This no-knead brioche looks rather simple and unassuming. But, oh, this stuff makes me go weak in the knees. It is, easily, one of my favorite treats.
I hear from lots of people who are intimidated by baking anything with yeast. And brioche has a reputation for being more challenging than most breads.
But this recipe, much like Jim Lahey’s wildly popular no-knead bread, dispels the myth that baking excellent bread is necessarily complicated or difficult. This no-knead brioche is rich, melt-in-your-mouth buttery and pretty much foolproof.
Before I learned about this method, if you had asked me about making brioche without a powerful stand mixer, I would have laughed.
Traditional methods require beating what seems like an impossible amount of softened butter into a ball of dough. The first time I attempted brioche, I gave up before the butter was beaten into the dough utterly convinced that the butter coating the ball of dough would never possibly be absorbed.
My mistake was not mixing it long enough, even though I felt like I had mixed it for ages. Beating that much butter in takes a long time, even with a trusty KitchenAid.
But this no-knead brioche eliminates the need for a mixer and instead lets time do the work. It comes from Aki Kamozawa and Alex Talbot’s first book, Ideas in Food, and simplifies the process down to a few steps. Mix the dry ingredients, mix the wet ingredients, stir, cover, let sit for a few hours, fold the dough over itself a couple of times, let it sit overnight, fold again, and bake.
The long rest allows the butter and eggs to be fully absorbed into the dough without any kneading or serious mixing.
Aki and Alex call for melted butter, but I think it’s worth it to take the extra step of browning the butter for this. (And if you want to gild the lily add a split vanilla bean into the butter while it’s browning. Optional, but, oh man, sooo good.)
The timing here is flexible. It can be done all in the space of 12 hours but can easily rise for 24 hours.
I usually let it go for 24 which both allows the flavor to develop more and tends to work better with my schedule. But you could also throw it together in the evening and bake it the next morning if that works better for you.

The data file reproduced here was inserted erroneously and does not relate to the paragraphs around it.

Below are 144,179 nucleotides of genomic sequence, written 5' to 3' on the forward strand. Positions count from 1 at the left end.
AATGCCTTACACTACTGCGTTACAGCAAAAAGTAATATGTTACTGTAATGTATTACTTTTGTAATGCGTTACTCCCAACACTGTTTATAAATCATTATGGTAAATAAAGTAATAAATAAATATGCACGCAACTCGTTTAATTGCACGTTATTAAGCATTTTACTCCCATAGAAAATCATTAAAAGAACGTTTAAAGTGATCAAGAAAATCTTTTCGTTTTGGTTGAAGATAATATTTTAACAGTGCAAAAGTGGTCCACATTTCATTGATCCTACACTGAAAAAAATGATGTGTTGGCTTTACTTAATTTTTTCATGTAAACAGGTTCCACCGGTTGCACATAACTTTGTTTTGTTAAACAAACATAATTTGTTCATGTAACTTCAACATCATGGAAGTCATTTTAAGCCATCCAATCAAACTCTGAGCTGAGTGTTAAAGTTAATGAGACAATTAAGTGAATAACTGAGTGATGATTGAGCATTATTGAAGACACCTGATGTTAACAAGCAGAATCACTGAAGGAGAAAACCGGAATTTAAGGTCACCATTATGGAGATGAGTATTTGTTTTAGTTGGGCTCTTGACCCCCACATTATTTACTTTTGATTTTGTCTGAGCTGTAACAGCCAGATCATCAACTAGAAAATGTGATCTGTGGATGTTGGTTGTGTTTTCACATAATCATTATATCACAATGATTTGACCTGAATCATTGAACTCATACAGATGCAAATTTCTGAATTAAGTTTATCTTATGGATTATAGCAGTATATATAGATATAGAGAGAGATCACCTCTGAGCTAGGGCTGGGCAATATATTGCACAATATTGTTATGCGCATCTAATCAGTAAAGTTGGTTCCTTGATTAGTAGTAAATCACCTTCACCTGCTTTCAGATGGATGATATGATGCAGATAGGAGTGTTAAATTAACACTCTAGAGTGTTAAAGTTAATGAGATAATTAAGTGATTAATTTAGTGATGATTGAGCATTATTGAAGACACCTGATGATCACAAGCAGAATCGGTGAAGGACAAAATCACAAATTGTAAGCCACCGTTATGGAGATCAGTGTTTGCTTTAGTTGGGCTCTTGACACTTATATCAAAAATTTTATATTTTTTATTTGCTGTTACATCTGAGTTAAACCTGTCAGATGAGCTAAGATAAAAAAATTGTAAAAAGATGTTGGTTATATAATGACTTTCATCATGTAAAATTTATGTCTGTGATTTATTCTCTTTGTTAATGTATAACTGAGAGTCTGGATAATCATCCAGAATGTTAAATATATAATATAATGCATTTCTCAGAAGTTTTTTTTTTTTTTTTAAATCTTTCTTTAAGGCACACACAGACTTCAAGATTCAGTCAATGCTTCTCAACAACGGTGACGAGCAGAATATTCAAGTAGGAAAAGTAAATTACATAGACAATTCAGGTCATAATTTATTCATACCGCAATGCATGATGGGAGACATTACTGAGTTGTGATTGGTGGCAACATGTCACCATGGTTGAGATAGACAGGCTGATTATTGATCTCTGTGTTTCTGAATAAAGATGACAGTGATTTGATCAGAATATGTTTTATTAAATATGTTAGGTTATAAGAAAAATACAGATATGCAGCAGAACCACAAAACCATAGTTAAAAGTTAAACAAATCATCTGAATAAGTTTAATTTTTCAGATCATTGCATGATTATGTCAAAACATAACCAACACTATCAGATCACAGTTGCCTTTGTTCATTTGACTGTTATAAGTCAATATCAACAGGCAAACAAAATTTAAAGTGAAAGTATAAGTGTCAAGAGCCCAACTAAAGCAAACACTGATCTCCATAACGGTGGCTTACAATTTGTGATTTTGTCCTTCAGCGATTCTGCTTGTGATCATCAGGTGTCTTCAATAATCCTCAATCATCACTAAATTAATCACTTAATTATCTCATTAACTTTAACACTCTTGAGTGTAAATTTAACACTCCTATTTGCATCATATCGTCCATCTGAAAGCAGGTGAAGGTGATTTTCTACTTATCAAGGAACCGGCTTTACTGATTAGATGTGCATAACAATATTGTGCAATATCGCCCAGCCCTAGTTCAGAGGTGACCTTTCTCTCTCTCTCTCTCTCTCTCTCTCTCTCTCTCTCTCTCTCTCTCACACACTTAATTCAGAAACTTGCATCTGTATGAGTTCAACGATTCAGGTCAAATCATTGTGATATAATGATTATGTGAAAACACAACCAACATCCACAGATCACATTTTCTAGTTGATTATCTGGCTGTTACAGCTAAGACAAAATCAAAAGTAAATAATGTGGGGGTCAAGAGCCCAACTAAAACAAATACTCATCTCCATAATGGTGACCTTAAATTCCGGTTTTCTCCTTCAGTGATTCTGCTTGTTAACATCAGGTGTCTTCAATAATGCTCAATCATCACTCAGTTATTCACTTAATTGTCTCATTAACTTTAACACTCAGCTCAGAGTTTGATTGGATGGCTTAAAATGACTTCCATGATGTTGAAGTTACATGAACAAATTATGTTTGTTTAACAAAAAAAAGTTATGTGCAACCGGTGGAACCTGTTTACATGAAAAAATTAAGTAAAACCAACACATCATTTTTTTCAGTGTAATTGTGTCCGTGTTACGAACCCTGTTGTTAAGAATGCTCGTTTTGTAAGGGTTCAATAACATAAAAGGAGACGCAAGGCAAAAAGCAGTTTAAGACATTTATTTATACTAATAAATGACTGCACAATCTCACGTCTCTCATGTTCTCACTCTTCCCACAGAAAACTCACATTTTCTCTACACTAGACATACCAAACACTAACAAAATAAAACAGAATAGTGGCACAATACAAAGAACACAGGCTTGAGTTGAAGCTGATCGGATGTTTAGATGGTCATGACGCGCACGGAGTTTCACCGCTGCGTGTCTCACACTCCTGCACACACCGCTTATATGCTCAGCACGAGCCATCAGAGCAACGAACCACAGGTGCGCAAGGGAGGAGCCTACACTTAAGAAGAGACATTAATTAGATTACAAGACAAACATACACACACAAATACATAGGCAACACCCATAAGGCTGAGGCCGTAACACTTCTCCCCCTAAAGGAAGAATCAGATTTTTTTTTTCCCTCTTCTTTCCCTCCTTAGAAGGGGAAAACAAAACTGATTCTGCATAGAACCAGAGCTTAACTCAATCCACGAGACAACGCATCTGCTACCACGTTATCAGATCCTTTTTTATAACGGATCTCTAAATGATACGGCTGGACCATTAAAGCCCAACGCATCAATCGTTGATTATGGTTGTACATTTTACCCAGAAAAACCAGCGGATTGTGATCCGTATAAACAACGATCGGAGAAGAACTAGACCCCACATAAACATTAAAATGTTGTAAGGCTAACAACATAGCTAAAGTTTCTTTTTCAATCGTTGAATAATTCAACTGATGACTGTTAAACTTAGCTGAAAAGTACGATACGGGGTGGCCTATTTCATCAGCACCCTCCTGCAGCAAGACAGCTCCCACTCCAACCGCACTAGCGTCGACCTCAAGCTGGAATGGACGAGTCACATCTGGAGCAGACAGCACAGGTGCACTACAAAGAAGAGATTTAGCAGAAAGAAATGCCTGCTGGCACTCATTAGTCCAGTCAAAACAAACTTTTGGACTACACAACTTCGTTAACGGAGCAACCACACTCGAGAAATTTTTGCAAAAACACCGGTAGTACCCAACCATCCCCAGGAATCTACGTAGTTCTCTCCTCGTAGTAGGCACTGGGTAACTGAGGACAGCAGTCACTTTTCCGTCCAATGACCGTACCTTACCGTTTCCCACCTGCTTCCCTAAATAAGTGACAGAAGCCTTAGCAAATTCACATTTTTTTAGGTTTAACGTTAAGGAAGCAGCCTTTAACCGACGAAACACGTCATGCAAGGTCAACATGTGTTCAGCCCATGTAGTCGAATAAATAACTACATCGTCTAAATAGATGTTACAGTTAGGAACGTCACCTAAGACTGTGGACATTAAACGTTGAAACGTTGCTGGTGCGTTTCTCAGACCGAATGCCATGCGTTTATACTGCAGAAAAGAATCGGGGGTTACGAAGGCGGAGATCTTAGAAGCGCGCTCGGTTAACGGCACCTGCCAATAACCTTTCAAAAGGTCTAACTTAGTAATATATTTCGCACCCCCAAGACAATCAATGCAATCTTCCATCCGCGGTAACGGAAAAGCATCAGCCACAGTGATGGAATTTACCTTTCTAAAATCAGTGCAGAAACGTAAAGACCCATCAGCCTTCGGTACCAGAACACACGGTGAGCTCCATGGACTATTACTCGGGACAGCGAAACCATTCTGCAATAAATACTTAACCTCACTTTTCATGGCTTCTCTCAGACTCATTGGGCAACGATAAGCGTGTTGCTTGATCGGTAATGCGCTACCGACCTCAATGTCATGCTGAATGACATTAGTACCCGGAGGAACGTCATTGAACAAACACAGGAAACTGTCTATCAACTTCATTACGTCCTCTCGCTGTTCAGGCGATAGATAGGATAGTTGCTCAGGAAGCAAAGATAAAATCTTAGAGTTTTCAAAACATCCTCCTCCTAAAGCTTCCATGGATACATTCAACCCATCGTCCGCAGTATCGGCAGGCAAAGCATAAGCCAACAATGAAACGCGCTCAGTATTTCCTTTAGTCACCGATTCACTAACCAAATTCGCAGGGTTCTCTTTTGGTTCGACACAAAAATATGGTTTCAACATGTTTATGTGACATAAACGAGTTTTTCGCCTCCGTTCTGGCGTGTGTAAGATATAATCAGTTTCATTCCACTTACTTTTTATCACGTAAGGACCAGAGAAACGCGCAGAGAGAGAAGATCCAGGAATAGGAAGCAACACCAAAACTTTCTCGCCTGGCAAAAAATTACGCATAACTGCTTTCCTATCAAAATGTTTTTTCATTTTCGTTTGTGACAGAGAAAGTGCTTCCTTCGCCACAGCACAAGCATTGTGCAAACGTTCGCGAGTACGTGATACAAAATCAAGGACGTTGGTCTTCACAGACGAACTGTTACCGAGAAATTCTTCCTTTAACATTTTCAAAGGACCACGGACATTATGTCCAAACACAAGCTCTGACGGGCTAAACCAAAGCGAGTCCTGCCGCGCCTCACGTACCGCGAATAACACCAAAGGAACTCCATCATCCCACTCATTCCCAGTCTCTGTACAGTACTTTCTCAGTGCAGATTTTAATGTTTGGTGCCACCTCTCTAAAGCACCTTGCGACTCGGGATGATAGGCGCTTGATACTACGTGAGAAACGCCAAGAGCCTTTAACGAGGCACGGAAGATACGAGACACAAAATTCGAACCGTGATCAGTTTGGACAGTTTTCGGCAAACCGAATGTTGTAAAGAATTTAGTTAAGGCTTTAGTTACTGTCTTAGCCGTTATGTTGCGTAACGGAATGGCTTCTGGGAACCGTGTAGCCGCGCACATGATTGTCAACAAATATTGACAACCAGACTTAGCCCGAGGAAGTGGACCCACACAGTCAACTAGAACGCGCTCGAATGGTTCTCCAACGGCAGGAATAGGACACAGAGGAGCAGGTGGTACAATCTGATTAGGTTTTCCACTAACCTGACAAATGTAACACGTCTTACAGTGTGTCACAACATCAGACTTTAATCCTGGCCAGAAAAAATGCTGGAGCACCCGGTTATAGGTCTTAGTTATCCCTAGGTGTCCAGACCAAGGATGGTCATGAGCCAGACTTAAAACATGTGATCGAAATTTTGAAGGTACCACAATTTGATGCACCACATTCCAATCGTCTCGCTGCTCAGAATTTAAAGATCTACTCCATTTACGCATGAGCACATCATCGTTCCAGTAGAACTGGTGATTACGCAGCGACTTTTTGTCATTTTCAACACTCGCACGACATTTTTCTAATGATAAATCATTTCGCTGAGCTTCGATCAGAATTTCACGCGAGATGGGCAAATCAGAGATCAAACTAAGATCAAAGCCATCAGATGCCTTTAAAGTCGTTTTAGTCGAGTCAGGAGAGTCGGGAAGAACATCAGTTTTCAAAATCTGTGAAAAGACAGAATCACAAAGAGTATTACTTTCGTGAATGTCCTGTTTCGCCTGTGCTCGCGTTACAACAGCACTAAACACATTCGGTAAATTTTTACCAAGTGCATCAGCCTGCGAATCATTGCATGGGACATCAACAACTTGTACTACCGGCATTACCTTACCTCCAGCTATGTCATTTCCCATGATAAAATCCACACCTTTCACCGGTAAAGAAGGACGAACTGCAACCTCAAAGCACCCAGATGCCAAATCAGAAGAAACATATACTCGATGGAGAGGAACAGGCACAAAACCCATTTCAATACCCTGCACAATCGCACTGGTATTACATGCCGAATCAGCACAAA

This is a big recipe. It makes two loaves, and it pushes the capacity of my largest mixing bowl. You can easily cut the recipe in half if you only want one loaf.
But it’s worth knowing that the dough can be frozen and later used to make not just brioche but also cinnamon rolls or sticky buns or other enriched-dough based treats. The plain loaves also freeze beautifully–when I have a sliced loaf in the freezer I know I can have the best French toast whenever I want it.
- 975 grams all-purpose flour or bread flour (6 1/2 cups)
- 100 grams granulated sugar (1/2 cup)
- 2 teaspoons kosher salt
- 1/2 teaspoon instant yeast
- 8 large eggs
- 225 grams water (1 cup)
- 130 grams whole milk (1/2 cup)
- 452 grams unsalted butter browned and slightly cooled (1 pound)
- additional whole milk or heavy cream for brushing the loaves
- In your largest mixing bowl, whisk together the flour, sugar, salt and yeast.
- In separate large bowl, add the eggs and whisk until lightly scrambled, then add the water and milk and mix again. Then pour in the butter and whisk until combined.
- Add the wet ingredients to the dry ingredients and mix with a silicone spatula until the mixture is thoroughly moistened. (Dry flour likes to hide on the bottom, so give that bottom an extra pass just to be sure you’ve got it all mixed in.)
- Cover with plastic wrap and leave at room temperature for 2-4 hours. (The timing is flexible–do what works with your schedule.) After a couple of hours, do your best to fold the dough over itself a couple of times. Then cover again with plastic wrap and let rest for 12 to 24 hours.
- The dough will have doubled in size. Gently fold it over on itself a few more times.
- Preheat the oven to 375°F. Grease two standard loaf pans with nonstick spray.
- Divide the dough in half and place half the dough in each loaf pan (alternately, freeze the remaining dough for later use). Brush the top of the loaves with milk or cream and bake for 1 hour. The tops will be deeply browned.
- Let cool in the pan for 10 minutes, then transfer to a wire rack and let cook completely.